Developing new paints that incorporate biocides
I am a graduate research assistant at the University of Cincinnati, I develop novel organic coating systems using silanes. I am studying paint systems that have biocides or microbicides such as silver incorporated in them to address the issue of microbial corrosion. I read in an article that Cu used in some marine coatings is being phased out as it is detrimental to marine life. I want to know what is a typical biocide used in marine coatings and also in steel pipes, silver is out of the question as it is toxic. Are there any environmentally-friendly organic mild biocides being used by the coatings industry?
organic coatings - Cincinnati, Ohio
A. Hi, Karthik. It is possible that copper-based "bottom paint" may be outlawed, I guess, but it isn't exactly being 'phased out'. As far as I can see, every single brand and style of bottom paint listed in the Boat U.S. catalog is copper-based and depends upon copper.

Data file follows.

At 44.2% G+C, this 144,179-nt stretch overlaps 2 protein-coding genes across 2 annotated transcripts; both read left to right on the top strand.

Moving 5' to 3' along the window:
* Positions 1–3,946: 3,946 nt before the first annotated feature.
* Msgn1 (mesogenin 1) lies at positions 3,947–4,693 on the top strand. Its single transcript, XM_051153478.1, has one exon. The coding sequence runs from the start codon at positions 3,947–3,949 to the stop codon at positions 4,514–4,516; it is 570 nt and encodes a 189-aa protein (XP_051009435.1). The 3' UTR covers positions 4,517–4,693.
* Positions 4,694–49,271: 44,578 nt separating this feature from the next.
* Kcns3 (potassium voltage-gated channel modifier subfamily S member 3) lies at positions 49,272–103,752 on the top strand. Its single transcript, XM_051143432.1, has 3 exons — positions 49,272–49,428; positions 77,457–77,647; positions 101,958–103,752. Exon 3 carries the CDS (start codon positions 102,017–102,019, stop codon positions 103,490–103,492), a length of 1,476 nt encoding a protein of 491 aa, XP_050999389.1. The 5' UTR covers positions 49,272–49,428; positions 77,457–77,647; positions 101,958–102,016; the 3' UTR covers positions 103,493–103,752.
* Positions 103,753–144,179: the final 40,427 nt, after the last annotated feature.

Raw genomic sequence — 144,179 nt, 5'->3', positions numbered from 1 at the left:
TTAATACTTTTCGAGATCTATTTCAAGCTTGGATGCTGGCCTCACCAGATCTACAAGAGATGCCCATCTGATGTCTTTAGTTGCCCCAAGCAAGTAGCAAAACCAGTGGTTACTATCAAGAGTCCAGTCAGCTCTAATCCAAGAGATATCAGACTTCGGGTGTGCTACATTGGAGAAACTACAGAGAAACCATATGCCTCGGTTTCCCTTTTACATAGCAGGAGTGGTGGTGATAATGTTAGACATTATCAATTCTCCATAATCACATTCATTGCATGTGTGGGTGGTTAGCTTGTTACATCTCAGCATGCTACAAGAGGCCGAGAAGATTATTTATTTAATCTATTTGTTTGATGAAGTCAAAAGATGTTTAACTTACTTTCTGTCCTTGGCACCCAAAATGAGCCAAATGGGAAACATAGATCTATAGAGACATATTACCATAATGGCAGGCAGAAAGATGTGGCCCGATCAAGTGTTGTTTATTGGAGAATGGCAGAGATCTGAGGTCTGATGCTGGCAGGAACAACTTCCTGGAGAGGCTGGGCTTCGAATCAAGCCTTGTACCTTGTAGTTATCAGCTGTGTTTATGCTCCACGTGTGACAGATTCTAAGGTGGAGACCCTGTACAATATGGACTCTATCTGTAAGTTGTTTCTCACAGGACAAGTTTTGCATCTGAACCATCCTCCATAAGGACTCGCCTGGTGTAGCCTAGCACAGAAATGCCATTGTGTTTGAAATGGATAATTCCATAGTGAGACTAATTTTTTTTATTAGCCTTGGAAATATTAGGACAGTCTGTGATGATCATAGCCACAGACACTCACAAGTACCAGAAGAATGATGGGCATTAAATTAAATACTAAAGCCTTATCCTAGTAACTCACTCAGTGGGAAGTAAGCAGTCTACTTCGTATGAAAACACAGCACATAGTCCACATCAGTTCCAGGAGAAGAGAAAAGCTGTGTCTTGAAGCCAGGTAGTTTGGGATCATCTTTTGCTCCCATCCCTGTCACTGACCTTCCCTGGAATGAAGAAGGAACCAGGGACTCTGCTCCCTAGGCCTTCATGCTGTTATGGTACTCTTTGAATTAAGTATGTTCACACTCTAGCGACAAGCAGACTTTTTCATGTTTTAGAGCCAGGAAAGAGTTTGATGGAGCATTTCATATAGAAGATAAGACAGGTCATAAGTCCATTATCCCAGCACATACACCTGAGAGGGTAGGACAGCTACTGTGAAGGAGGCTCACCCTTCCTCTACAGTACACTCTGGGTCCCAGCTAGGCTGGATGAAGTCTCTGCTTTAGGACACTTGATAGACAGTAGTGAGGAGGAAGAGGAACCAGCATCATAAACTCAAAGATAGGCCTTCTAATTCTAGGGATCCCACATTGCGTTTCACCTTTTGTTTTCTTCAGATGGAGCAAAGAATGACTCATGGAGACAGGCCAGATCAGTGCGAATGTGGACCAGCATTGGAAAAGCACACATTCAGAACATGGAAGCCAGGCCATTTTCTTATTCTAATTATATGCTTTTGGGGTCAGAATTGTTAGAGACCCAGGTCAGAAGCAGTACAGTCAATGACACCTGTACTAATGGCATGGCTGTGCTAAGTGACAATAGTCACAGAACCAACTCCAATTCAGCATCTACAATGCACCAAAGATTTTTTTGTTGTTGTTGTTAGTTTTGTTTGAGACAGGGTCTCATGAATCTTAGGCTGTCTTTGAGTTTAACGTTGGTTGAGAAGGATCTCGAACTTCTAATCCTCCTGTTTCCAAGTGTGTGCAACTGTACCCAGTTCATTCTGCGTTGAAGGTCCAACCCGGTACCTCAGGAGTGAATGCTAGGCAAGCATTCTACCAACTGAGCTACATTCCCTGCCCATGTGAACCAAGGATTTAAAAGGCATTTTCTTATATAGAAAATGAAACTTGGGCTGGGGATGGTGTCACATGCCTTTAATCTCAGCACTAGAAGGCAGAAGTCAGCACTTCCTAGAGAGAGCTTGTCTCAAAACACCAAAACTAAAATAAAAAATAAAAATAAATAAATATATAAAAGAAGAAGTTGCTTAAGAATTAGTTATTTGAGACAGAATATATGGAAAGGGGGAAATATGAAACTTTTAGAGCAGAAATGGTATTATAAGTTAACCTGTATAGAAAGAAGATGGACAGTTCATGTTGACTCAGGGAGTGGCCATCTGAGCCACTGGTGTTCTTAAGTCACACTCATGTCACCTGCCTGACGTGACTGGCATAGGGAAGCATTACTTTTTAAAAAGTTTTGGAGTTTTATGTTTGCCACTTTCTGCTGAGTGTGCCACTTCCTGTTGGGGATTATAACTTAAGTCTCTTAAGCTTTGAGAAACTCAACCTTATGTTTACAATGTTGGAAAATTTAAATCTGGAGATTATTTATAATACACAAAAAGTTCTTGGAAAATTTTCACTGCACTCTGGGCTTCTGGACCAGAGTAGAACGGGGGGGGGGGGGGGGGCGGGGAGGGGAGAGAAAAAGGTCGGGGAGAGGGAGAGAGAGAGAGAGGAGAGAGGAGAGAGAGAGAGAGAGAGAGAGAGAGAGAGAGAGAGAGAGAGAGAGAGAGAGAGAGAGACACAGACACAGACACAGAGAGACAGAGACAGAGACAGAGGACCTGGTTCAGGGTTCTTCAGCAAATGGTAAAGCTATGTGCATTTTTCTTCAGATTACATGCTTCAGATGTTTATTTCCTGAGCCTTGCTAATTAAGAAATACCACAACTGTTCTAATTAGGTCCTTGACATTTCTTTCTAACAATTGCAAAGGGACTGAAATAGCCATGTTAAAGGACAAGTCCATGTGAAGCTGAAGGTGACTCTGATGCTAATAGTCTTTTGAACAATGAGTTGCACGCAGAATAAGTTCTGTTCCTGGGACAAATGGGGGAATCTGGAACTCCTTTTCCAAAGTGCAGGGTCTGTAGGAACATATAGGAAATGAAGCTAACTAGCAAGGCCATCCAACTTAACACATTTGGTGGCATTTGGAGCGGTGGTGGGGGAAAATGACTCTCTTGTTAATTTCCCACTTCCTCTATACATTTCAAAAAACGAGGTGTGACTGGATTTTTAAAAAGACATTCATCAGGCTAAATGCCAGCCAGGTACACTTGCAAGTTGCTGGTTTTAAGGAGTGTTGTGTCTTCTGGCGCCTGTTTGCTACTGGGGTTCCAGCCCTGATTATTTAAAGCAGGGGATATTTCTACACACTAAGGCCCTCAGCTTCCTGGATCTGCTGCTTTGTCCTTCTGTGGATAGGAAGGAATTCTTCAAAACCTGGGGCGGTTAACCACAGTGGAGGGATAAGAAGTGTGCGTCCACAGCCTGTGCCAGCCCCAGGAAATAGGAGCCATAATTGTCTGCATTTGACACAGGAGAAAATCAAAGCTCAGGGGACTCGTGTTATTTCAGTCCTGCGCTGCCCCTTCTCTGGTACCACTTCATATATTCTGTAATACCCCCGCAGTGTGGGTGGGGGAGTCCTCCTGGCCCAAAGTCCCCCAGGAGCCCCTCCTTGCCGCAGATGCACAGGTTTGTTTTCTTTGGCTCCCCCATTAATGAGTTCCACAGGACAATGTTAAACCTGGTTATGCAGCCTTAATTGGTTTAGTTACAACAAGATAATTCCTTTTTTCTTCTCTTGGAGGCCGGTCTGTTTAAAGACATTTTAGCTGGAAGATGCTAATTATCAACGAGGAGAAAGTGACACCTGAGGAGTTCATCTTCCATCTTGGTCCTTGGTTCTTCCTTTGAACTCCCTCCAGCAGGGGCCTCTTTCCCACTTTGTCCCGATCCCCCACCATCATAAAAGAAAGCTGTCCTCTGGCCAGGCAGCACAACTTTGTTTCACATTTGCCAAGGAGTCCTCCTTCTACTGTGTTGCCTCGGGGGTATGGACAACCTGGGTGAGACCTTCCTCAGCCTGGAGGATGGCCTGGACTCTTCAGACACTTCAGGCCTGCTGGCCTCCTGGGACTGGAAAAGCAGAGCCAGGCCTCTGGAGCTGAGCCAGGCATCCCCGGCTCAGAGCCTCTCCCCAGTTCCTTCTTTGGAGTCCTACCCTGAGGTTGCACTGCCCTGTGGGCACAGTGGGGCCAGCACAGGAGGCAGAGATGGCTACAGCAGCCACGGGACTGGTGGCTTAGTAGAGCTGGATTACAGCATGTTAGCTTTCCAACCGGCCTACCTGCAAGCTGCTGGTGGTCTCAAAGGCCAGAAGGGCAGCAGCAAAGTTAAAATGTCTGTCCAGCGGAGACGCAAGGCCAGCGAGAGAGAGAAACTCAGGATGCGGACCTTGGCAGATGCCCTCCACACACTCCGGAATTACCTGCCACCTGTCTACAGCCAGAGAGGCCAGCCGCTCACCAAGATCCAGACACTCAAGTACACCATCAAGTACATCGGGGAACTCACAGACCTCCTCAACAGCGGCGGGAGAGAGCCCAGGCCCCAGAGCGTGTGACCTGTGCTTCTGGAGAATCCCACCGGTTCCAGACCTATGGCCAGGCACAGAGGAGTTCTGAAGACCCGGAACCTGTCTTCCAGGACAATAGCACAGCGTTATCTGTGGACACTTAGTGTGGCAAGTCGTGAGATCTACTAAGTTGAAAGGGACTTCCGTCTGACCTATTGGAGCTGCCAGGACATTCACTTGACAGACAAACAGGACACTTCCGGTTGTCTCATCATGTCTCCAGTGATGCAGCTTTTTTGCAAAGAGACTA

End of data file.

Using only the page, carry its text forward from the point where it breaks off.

It is more than a conundrum to look for an 'environmentally friendly' paint that will kill every form of marine life from algae to zebra mussels--it's an oxymoron. But it sounds like organic biocides, which might stop their killing after a few years, would be better than basic metals like copper which can presumably remain toxic to marine life even decades after they've sloughed off the bottom of the boat and onto the bay floor. On the other hand, though, organotin paints (tributyltin) have been an environmental disaster. Whatever you put in the paint as a biocide should, I would think, completely lose its toxicity after some period, perhaps depending upon the proximity of two different molecules that can be depended upon to break or not remain in proximity after the paint wears off.
You have certainly picked an interesting and important field to do your development work in. Good luck!
Ted Mooney, P.E.
Pine Beach, New Jersey
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